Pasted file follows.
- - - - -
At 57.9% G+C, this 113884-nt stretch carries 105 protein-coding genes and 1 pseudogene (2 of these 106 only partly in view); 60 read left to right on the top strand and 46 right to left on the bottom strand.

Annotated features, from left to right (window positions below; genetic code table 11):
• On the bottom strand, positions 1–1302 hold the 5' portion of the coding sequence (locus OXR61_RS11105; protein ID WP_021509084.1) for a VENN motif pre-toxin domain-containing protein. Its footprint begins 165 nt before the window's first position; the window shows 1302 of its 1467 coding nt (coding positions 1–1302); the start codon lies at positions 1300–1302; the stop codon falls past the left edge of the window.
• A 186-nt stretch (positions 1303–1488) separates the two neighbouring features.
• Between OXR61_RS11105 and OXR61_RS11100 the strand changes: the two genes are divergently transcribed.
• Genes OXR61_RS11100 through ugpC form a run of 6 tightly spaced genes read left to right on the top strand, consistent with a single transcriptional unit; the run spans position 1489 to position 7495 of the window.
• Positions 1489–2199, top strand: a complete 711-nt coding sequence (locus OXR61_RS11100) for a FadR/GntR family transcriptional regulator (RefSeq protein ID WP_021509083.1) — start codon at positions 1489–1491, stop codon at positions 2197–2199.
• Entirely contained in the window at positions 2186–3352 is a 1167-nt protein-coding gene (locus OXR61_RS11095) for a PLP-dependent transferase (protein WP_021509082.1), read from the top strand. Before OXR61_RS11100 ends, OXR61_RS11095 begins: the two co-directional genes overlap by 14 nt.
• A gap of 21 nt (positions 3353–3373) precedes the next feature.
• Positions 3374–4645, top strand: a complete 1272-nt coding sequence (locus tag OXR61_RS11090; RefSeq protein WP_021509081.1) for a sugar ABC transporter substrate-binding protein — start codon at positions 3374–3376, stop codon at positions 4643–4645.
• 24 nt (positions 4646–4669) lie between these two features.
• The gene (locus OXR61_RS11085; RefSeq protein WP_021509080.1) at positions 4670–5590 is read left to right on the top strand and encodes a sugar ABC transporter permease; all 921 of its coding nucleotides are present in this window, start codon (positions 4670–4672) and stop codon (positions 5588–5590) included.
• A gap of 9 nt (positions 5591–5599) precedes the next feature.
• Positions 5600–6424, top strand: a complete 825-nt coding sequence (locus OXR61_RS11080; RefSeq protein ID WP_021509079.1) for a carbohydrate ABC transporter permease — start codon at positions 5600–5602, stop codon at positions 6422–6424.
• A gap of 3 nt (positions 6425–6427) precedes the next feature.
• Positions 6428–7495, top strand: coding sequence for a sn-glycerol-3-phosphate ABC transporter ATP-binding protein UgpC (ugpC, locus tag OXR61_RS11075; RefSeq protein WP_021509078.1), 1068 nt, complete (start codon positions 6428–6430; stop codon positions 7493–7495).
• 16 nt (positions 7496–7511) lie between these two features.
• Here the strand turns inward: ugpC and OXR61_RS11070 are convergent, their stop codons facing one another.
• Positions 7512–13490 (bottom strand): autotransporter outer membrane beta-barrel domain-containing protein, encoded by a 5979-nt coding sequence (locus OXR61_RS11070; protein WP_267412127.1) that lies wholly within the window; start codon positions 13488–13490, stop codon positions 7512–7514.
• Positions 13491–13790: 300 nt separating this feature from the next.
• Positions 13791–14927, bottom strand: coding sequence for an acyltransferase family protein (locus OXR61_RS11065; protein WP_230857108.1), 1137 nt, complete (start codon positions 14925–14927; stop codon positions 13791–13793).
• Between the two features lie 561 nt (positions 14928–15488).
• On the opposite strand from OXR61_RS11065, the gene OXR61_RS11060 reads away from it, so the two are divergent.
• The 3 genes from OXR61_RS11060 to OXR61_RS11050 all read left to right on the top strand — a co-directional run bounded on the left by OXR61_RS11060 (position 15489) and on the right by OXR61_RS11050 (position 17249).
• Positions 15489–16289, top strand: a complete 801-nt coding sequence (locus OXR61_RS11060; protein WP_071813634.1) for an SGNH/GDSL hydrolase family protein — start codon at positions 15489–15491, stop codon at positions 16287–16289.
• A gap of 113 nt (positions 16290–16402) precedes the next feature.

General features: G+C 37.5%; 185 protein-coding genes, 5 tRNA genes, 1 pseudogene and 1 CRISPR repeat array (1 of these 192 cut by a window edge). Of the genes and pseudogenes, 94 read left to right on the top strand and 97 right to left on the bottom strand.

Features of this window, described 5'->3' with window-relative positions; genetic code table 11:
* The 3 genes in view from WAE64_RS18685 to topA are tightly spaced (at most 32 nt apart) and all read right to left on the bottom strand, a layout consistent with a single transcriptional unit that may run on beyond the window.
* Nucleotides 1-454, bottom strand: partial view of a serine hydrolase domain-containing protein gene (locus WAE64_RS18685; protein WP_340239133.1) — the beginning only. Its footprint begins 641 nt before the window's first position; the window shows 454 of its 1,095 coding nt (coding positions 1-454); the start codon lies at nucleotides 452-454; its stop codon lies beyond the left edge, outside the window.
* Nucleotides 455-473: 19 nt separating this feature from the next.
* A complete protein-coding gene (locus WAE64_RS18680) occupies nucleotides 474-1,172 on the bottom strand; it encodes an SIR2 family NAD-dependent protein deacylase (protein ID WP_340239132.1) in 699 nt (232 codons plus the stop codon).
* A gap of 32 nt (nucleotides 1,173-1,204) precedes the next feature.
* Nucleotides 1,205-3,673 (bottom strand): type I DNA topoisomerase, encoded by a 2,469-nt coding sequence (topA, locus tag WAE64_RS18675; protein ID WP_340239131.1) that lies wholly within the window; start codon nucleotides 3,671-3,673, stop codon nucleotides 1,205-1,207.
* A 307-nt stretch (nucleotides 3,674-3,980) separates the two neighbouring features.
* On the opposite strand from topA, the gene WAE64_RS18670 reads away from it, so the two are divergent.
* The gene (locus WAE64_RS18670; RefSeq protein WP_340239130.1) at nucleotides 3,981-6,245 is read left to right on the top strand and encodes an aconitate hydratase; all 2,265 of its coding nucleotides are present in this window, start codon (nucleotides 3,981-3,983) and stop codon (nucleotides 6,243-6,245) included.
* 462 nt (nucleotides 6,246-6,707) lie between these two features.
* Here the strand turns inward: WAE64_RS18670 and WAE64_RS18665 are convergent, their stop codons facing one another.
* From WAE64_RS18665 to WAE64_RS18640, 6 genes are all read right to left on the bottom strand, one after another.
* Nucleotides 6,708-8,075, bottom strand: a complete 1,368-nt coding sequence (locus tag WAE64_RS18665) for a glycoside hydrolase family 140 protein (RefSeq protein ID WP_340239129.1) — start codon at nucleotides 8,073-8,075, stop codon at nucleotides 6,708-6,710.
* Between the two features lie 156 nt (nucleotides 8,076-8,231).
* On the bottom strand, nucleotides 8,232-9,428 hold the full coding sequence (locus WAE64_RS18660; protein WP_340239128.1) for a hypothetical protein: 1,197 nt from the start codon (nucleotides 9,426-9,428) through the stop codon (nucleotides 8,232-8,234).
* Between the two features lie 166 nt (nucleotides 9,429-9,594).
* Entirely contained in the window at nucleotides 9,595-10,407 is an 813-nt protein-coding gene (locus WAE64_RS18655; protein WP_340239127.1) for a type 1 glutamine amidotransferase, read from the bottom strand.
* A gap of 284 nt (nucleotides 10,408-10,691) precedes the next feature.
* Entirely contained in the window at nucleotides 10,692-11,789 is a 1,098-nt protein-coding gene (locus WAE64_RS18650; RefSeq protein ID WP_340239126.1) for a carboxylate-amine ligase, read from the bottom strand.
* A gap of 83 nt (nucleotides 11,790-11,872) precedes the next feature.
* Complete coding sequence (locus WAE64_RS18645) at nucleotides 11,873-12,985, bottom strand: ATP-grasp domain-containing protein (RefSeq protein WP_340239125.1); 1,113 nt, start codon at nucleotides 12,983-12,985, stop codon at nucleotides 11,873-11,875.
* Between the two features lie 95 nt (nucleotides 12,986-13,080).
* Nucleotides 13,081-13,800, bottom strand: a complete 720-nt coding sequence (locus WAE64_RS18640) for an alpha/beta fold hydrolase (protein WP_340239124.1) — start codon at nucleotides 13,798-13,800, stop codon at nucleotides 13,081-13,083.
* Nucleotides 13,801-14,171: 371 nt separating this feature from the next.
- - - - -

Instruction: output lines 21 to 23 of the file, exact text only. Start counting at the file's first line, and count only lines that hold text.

• Positions 13791–14927, bottom strand: coding sequence for an acyltransferase family protein (locus OXR61_RS11065; protein WP_230857108.1), 1137 nt, complete (start codon positions 14925–14927; stop codon positions 13791–13793).
• Between the two features lie 561 nt (positions 14928–15488).
• On the opposite strand from OXR61_RS11065, the gene OXR61_RS11060 reads away from it, so the two are divergent.